Wednesday, November 28, 2007

where the rubber hits the road...

remember last week when i said that sitting with empty wasn't the hardest thing i had done and that i figured it was going to get a bit more difficult. well... it has.

i have lost my five pounds of comfort/safety fat and am feeling sexual and feminine again AND (and this is a HUGE AND) my son buck is starting to show signs of something being REALLY WRONG with him physically.

i have always known how blessed we are to have healthy kids. i have watched good friends sit with their own when they are not well and i have regularly counted myself in the "lucky" column on this front. but for the past couple of weeks i have watched as my son adds to the list of symptoms that culminated last night with me scratching his back and feeling his spine and his ribs through his shirt. i had noticed his face had thinned out a lot recently, but chalked it up to a height shift that moves the weight around. it's winter, his clothes are fuller and i honestly can't say that i noticed anything other than that until last night. he's nine. he's growing. but last night i realized when i felt his back that he was loosing weight and not gaining height. i sent him to the scale with directions to call me if his weight was below his marker. 7 lbs! gasp. nine year old boys don't loose seven pounds unless there is something wrong.

i said last week that his uptake in fluids made me concerned as my father is type I diabetic, and it is hereditary (skipping every other generation) - liam brushed me off and i knew that if it was true it wouldn't be the only symptom. the weight loss shows me i'm probably on the right track. liam still thinks i'm making something out of nothing. i know in my heart of hearts i'm not.

these past few nights have been hard not to let my imagination go down some really ugly paths and to stop my anxiety from overtaking my serenity. it's not that diabetes would be the end of the world. i know leaps and bounds have been made in treatment and it is a truly manageable disease. it's the lack of doctors here in this corner of canada that really has me bothered.

buck is the most responsible 9 year old i've ever known. he rarely needs reminded to do anything that he is asked. he is self aware and incredibly confident in asking for what he needs, identifying boundaries that are crossed and explaining himself. i have no doubt that this will be something he can live with and live well with. i just have a concern that he won't get the medical care he will need to face this here.

it is truly my only complaint about living here. this isn't a social medicine thing. i have had the best medical care of my life in canadian hospitals and from canadian doctors. it is a location thing. there just aren't enough doctors. the only one taking patients at this point is incompetent and i refuse to endure her inadequate care for such a large diagnosis and maintenance regime that is necessary for juvenile diabetes.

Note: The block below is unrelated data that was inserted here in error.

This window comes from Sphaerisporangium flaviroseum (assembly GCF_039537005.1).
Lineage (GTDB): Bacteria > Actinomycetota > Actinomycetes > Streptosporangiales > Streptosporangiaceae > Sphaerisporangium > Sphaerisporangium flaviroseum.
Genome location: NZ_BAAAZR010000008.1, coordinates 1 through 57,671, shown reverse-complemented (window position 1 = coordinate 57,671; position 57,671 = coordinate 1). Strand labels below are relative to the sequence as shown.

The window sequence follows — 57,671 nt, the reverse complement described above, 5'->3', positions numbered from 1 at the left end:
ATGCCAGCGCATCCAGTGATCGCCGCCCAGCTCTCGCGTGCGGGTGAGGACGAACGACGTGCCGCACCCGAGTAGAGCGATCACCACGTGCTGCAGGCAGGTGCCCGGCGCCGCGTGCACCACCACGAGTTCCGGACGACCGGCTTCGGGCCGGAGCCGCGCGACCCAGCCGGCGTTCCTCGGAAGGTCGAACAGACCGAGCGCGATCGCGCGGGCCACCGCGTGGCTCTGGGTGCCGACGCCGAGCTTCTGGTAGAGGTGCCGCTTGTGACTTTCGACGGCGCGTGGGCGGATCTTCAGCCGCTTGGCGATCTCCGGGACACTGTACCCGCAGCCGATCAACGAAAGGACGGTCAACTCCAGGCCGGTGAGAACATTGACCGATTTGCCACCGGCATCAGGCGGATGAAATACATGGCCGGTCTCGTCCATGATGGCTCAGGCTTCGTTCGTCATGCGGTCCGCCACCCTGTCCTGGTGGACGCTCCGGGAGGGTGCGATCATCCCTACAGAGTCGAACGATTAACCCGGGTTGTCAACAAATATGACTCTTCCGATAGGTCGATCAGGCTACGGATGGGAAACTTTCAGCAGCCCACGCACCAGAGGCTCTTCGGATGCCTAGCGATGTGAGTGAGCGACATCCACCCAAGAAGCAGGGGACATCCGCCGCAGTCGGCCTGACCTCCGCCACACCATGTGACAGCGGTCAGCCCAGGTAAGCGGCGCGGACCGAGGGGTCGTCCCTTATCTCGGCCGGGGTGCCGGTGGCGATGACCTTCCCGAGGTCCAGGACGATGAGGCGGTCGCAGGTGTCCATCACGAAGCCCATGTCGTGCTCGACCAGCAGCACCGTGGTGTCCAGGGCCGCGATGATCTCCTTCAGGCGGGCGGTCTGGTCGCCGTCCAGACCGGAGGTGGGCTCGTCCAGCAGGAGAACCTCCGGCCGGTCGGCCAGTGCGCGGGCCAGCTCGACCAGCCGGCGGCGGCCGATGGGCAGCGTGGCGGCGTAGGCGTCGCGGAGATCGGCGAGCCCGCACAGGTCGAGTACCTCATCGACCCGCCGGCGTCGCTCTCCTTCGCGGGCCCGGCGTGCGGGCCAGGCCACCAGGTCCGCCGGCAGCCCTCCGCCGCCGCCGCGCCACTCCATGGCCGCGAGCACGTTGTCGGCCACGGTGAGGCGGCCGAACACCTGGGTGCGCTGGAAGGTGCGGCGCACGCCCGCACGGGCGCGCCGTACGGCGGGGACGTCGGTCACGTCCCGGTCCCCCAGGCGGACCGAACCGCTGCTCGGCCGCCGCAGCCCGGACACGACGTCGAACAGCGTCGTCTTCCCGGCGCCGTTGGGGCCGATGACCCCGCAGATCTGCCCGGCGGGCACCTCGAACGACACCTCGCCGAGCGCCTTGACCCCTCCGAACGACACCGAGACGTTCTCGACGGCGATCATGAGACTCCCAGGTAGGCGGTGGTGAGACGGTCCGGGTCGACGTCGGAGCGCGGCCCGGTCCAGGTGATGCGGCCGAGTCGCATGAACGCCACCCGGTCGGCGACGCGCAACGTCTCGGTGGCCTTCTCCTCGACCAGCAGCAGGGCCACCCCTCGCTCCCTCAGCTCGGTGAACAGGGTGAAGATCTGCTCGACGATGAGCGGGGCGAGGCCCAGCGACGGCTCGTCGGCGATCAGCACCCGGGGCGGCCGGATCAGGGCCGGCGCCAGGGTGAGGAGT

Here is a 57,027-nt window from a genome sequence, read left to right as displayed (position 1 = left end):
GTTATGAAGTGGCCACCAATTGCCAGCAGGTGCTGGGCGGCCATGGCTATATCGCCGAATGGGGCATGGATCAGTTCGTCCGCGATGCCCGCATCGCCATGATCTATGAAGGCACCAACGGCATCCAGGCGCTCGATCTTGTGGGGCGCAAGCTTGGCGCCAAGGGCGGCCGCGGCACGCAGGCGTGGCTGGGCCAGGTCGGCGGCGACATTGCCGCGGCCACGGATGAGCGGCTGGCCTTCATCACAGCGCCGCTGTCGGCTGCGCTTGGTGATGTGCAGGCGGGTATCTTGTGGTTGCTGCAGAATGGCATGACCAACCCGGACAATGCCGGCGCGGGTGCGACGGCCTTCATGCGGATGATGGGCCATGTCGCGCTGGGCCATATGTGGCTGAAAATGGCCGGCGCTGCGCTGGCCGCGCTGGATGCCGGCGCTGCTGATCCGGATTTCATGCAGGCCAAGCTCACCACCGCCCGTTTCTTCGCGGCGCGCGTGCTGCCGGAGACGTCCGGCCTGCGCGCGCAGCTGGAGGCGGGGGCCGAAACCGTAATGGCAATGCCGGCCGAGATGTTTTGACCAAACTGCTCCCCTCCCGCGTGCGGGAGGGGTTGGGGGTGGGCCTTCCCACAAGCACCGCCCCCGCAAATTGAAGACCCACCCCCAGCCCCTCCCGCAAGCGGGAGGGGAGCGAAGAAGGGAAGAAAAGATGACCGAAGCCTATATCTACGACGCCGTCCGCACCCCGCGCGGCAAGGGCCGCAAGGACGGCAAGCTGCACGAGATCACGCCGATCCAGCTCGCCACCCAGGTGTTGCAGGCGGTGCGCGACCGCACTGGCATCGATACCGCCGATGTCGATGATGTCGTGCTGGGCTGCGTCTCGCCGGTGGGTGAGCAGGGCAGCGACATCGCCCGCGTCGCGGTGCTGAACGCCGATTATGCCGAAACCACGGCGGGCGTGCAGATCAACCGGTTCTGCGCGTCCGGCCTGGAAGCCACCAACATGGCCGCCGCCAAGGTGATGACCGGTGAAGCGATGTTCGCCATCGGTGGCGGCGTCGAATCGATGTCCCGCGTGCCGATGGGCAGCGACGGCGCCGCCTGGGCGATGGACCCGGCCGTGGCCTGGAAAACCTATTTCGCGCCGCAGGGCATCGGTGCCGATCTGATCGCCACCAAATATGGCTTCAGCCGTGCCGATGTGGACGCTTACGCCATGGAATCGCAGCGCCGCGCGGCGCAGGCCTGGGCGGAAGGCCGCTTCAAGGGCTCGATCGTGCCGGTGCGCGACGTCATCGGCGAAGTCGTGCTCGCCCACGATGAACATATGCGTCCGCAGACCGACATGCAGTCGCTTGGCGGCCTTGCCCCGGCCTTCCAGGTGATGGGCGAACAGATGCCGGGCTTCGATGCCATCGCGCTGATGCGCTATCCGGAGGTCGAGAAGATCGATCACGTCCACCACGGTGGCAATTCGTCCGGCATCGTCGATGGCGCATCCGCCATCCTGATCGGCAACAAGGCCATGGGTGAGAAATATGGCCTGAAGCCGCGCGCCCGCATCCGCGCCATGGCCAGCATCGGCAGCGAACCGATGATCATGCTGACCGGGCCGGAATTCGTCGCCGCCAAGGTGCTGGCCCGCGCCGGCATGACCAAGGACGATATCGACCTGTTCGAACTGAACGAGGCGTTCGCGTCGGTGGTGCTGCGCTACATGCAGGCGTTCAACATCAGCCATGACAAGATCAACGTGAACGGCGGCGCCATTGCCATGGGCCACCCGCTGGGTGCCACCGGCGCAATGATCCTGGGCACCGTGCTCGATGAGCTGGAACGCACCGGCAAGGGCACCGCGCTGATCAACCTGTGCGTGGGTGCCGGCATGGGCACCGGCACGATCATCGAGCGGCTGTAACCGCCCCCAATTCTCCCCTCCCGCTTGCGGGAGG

so today i am going to begin to change the thing i can change. i am contacting the established doctors in our community who would be capable of treating buck to see if they can find the grace to open their practice to let our family into their care.

it's not my favorite thing in the world to do, but i am up to it. but empty and facing this is going to be a true test of my daily commitment to this new abstinence. just for today, right? just for today.

7 comments:

wilsonian said...

Holding this up to the One who heals.

cheryl said...

i don't know what it's like in your health system, but in australia care for a person with JD is given over to a specialist JD team - the local doctor has very little to do with it. that's worth investigating...

there's some fairly new research that indicates that there's only a very slight increased risk from hereditary factors with JD - but
can i encourage you to get buck tested immediately? if it is JD, you don't want to find out because the symptoms have got out of control.

someone i love very much was diagnosed with JD a couple of years ago. it's bloody hard, but there are great new treatments and stacks of support.

Bethany said...

Oh, my heart goes out to you and my prayers go to the one who holds you faithfully.

gracie said...

oh Bobbie... my heart dropped when I read this post (and I read every one!)
My son (turns 12 next week) was diagnosed with Type 1 diabetes a year ago. I am an RN and noticed he was thirsty and suddenly skinny. I tested his BGL at work, just to 'rule it out' but unfortunately my hunch was correct. I truly hope that you are wrong about this.. but if not.. you need a pediatric endocrinologist to care for him.
So much more I could say...
A very big hug all the way from Australia to you.

bobbie said...

Thanks all for your support on this! I know a GP will send him to a specialist, but you can't get into a specialist around here w/out a GP.

I left a letter with one of the doctors on Thusday, I should hear Monday if he'll see him.

He looks skeletal to me - I just want to hold/hug/carry around my baby boy, and could just cry every time i think of it... he is so very precious.

judi said...

hi bobbie, it's been awhile since i read your blog... we went to VT for a week at thanksgiving and next week i'm spending a week with my parents in boston while my mother begins recovering from surgery on her shoulder for a torn ligament. and then... we are planning another trip to india!!

but i digress.. i was really sad to hear about your son... i tried to picture a thin 9 year old boy and i thought about your feeling his ribs... i'm not sure where you are in canada, but i do hope you can find the medical help he will need. how frustrating to not be able to trust the medical people in your own community...

will pray for you and him...
judi

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